Friday, July 3, 2020
I hate to see a song I love, "Lift Every Voice and Sing," become a subject of political controversy. The song is often described as the "national anthem" of African-Americans. I have no problem with that. It does not mean that the song doesn't belong to all who wish to embrace its wonderful message; nor does recognizing its special historical significance for those of our fellow citizens whose ancestors were brought as slaves mean that it challenges or displaces "The Star Spangled Banner" as the American national anthem.
"Lift Every Voice" is a hymn--it honors God and recognizes His sovereignty and our dependency on His grace--and it patriotically honors our nation--calling on us to be "true to our native land." There is nothing anti-American about it! Indeed, I myself, as someone who loves our country and dedicates himself to defending its ideals and institutions, embrace its sentiments with all my heart. Consider these magnificent words:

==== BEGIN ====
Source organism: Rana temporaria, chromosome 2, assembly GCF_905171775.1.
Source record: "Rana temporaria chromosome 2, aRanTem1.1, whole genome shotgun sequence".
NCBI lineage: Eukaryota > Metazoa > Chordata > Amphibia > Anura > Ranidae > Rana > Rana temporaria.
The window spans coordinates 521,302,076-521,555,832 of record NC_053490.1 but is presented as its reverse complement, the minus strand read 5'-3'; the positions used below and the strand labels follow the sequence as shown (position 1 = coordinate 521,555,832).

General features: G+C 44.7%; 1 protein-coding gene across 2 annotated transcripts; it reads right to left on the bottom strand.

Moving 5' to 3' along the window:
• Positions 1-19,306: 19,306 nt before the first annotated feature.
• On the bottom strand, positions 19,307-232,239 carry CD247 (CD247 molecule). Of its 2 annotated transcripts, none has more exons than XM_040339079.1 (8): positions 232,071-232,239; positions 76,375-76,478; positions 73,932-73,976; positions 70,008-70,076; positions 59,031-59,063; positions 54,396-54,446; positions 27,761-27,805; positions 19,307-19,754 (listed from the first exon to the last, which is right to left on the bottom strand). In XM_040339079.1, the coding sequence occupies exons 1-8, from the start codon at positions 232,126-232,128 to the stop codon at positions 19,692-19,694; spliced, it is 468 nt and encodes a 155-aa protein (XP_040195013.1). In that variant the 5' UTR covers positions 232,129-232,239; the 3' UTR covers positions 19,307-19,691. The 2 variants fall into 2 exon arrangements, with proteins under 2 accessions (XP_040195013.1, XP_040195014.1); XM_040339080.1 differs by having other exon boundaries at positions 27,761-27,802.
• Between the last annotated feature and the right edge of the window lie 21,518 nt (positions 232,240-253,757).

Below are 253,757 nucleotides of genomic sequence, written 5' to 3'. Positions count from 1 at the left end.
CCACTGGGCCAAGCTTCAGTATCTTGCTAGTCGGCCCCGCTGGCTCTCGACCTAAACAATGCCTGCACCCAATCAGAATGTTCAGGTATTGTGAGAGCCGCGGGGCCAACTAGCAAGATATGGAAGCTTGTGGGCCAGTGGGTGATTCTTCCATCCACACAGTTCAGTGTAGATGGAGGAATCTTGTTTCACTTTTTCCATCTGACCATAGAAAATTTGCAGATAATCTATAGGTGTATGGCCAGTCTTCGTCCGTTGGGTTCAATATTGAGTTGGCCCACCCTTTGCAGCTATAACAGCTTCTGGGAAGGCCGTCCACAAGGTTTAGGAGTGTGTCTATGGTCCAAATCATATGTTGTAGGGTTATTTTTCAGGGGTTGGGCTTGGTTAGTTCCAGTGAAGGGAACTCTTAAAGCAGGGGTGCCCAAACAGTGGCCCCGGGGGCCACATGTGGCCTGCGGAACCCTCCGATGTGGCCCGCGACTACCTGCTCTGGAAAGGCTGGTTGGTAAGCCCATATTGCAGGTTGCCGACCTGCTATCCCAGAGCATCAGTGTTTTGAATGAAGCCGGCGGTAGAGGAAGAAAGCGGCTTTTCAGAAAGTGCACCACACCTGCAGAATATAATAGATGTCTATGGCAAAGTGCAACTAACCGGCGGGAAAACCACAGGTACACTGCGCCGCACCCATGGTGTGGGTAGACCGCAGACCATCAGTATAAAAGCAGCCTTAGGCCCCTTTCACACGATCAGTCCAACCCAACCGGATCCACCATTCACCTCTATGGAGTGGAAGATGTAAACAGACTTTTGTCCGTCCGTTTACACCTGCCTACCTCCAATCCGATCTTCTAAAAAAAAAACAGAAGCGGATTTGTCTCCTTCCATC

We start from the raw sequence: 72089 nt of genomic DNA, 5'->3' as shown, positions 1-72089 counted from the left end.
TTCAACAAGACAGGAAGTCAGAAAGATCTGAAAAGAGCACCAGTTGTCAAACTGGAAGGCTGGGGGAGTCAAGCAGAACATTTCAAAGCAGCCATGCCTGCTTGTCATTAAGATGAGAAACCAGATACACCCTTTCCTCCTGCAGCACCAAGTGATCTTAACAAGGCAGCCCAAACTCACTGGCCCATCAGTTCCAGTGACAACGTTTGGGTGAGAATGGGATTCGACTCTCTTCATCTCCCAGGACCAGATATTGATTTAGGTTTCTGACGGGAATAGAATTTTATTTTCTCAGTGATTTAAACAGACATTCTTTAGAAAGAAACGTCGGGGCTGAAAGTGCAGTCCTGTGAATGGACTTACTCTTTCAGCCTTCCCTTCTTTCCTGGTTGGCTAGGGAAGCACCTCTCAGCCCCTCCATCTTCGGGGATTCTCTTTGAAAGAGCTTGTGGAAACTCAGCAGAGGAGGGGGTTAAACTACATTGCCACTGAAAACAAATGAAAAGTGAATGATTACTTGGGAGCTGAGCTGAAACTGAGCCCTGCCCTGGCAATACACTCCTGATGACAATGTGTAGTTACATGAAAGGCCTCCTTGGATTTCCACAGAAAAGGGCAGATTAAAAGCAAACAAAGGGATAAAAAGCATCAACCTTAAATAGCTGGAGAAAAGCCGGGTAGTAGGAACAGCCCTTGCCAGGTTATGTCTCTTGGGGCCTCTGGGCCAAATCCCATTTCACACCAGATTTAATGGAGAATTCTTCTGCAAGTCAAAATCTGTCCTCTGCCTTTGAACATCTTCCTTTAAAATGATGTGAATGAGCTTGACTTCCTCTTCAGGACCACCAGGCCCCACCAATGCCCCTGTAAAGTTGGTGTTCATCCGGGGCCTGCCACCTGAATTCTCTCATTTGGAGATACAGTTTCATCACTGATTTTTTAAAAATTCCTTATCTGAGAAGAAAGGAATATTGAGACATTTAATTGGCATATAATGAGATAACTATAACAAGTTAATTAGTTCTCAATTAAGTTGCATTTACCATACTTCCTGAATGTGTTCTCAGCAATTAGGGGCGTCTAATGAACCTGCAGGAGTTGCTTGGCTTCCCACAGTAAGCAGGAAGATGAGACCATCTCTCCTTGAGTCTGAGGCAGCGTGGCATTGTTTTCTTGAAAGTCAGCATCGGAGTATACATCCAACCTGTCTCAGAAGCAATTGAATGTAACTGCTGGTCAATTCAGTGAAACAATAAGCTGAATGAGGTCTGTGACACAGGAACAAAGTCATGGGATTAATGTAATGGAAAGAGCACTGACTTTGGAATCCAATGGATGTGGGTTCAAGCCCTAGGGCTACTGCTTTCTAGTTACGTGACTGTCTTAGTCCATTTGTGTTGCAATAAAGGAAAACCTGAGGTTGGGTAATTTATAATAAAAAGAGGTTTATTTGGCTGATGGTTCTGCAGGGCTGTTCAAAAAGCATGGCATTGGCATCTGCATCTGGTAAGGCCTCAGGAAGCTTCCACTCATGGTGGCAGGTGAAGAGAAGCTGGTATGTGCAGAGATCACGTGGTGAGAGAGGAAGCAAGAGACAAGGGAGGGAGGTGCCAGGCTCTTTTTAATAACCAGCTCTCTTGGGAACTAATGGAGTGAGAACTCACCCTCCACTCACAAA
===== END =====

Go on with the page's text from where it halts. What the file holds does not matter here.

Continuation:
God of our silent tears
Thou who has brought us thus far on the way
Thou who has by Thy might
Led us into the light
Keep us forever in the path, we pray
Lest our feet stray from the places, our God, where we met Thee
Lest, our hearts drunk with the wine of the world, we forget Thee
Shadowed beneath Thy hand
May we forever stand
True to our God
True to our native land
My beloved friends, there is nothing in these words not to affirm, embrace, and be inspired by--whether the color of one's skin is black or white, whether one's ancestors came from Africa, Europe, or Asia. We should enjoy listening to it when it is sung, and we should join--indeed heartily join--in the singing. But, gosh, let's not let it be politicized so that singing or not singing it is made a symbol of one's place on the ideological spectrum in our sadly and dangerously polarized society. Some things are sacred--beautiful hymns to God, for example--and should be beyond ideology and above the fray of politics.
Lift every voice!